The level of hypocrisy in the Australian political landscape has sunk to an all time low since Abbott & Co. took to using Karl Rove's faux shock and horror routine, writes Bob Ellis.
IT PROBABLY comes from the Karl Rove book of tactics. And it involves a pretence of shock, and a public declaration that there has never been anything like it, ever before. Last week it was when it was discovered that Bill Shorten had professed his loyalty to Julia Gillard three days after that loyalty had grown wobbly.
Peacock, Howard, Costello, Turnbull and Abbott had done this before him, Beazley, Latham, Rudd and Gillard. They had said they were “a hundred per cent” behind their leader Howard, Peacock, Howard, Downer, Nelson, Turnbull, Crean, Beazley, Beazley and Beazley.
But we were told, last week, hand on heart – by Abbott, Pyne, Bolt, Reith, PVO, David Speers – that this had never happened before. Never ever. Shock horror. What a unique villain he is.
Last week, also, we heard the appearance of Zaky Mallah on Q&A was appalling, unprecedented, and grounds for selling off or starving the ABC. Not because of what he said on the show, but what he had written when he was nineteen, and had served his time for, that he would like to kill some men from ASIO. It was unprecedented, we were told, that such a man should be on Q&A, and that he had not been frisked for weapons before he was let in.
But Alan Jones had also, lately, been on Q&A. And he had threatened the life of Julia Gillard. He had said she should be towed out to sea and, in a sugar bag, thrown over the side. (See IA’s story on Jones’ history of bullying and offensive behavior). Steve Ciobo had been on the show on the same night. And he had to be reprimanded on Lateline for using the phrase “slit Julia Gillard’s throat”. (See IA’s story here). Chopper had been on the show after saying he had slit the belly of a friend, and had written about it in his book.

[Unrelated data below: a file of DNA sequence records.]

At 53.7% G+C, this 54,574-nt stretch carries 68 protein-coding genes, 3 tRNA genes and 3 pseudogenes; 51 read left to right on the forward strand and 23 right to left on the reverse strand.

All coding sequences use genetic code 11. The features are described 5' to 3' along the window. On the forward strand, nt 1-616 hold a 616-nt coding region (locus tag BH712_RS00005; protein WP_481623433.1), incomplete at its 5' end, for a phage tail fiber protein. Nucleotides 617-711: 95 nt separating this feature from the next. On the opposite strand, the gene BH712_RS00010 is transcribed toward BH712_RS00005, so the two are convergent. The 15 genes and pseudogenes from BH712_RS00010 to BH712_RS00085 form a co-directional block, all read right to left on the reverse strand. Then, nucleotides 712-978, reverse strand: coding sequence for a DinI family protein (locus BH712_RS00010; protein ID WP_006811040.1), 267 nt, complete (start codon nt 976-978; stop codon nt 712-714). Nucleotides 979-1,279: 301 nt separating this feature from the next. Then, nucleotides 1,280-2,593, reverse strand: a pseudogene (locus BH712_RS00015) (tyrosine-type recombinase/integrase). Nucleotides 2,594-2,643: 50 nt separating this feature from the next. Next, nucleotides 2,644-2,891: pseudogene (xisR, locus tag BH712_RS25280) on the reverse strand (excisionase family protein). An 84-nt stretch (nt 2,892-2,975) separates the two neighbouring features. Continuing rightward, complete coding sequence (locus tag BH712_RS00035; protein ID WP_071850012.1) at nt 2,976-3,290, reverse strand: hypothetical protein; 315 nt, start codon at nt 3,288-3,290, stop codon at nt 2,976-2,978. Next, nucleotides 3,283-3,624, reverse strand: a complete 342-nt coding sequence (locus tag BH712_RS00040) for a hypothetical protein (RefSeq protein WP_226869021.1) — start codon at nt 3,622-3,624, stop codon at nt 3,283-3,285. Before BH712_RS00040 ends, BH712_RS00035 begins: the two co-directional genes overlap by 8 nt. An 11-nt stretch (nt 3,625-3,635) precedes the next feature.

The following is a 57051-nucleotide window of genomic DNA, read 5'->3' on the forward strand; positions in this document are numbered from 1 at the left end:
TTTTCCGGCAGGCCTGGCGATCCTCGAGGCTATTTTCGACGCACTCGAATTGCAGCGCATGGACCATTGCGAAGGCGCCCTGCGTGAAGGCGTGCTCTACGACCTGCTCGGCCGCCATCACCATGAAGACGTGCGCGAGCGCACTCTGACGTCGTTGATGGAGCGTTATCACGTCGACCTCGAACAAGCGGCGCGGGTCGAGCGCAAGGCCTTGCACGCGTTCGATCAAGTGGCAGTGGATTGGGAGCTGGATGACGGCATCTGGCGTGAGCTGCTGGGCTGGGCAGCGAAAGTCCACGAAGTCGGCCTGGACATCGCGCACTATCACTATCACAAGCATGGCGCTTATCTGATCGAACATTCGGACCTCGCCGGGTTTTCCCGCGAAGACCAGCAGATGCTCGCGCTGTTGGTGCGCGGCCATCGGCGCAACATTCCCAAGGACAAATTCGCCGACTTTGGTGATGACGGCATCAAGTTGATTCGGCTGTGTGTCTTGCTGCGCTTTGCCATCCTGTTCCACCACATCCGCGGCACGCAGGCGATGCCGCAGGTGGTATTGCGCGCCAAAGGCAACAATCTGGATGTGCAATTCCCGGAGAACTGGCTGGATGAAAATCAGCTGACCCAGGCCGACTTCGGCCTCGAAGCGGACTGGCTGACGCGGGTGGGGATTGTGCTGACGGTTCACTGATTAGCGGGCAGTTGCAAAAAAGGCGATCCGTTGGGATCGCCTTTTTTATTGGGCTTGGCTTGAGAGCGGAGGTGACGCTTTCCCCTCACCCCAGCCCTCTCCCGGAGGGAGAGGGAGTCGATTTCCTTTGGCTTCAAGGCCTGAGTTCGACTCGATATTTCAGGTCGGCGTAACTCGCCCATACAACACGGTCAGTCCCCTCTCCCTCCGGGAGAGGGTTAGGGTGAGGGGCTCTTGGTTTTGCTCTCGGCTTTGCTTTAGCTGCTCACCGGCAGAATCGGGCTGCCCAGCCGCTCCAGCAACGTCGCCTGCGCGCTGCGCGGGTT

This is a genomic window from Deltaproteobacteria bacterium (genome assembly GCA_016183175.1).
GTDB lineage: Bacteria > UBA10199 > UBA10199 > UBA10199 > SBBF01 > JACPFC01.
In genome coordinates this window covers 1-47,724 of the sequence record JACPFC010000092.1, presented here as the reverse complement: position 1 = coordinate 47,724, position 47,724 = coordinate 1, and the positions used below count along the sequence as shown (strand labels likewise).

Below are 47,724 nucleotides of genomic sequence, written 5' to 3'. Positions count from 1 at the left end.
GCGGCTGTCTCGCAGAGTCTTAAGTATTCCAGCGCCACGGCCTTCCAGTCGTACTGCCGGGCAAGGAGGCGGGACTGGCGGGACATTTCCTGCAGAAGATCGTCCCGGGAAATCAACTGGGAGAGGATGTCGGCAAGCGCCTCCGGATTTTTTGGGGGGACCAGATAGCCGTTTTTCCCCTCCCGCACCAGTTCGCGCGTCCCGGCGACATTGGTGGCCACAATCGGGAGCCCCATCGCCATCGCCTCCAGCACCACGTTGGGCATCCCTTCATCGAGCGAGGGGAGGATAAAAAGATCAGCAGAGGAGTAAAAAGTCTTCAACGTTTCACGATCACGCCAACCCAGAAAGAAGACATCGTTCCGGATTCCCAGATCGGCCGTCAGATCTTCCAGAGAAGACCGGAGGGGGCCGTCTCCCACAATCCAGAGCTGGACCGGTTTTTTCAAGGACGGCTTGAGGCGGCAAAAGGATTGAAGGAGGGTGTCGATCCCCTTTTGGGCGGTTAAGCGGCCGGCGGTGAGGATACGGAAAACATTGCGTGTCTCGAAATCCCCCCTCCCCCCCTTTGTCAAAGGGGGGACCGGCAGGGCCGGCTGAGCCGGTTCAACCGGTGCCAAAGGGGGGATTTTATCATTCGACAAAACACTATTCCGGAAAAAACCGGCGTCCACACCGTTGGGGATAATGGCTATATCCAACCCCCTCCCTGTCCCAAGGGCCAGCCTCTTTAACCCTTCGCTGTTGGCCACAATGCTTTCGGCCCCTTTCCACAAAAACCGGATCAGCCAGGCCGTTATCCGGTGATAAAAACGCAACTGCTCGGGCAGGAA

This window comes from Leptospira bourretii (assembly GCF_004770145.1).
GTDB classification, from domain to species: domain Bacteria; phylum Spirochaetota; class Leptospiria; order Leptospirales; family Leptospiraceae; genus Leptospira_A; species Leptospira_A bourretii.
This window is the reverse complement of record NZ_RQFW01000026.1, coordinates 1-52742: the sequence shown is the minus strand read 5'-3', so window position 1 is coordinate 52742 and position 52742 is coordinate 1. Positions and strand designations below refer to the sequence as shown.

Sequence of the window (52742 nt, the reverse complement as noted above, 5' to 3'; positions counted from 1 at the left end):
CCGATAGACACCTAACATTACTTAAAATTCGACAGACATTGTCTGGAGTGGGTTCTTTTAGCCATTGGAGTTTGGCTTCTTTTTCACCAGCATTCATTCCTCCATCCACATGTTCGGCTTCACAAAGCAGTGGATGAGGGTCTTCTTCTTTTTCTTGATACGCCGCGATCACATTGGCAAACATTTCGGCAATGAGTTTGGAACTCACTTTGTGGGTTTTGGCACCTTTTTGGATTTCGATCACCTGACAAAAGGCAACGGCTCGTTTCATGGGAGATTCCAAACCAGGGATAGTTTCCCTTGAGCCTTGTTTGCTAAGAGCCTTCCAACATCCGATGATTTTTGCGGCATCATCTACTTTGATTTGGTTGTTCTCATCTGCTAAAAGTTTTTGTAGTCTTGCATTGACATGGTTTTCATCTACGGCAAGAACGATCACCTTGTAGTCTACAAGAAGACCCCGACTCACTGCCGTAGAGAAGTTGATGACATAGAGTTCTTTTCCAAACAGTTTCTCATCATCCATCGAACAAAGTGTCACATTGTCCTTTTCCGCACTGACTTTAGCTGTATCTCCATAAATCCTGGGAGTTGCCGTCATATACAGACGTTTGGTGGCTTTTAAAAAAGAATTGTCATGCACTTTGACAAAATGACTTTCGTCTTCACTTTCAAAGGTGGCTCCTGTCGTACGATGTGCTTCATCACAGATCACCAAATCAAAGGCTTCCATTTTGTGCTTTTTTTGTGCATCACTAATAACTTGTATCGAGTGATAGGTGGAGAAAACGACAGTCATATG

It is to be presumed that had Norman Mailer, who stabbed his wife, appeared on the show, there would have been no complaint. Or Roman Polanski. Or George W Bush, who illegally killed with firebombing and street-fighting a hundred thousand people in Iraq.
It was a near-run thing with Zaky. What he said was unexceptionable:
“it’s people like you, and the things you say, that make young Muslims want to join ISIS."
But he had threatened to kill someone, not meaning it, thirteen years ago, and a few weeks ago had expressed his lust – "gang bang" is not rape, it’s consensual, and frequent in the motel rooms of football stars – for a couple of female journalists whom he named.
Part of the trick is to quickly conceal what was actually said, and go into other details: how he was let in, what else he had said. With Peter Slipper it went quickly from his rorting of money – of which he was proven guiltless – and his office harassment of a male, of which he was proven guiltless, to what he had said – “cunts in brine” – in a private communication to a friend. For this vivid phrase he was hounded from office, made mad and ruined. The word “cunts” was shown to be a new word in the world, though it was old as Chaucer and a staple of English, Irish and American literature. And Australian drama also, as in the first words of Don’s Party, “G’day, cuntface”.
The feigned shock is the trick. And then the concealment of what was actually said, or done.
Let us imagine Malcolm Tucker was a real person – and I have met one of the men, John McTernan, he was based on — and he was accused, accurately, of violent threat and bad language, and told he could never, ever appear on Q&A. How stupid that would be.
Zaky Mallah, meanwhile, remains at large. He drinks coffee in Lakemba. He advises disaffected young Muslims not to join Daesh. No warrant is out for his arrest, no ASIO agent follows him, and photographs him, or records his phone calls. He has served the cause, he has provided the Karl Rove Moment, and he is no longer of interest to his persecutors.
It is as though he had never been.
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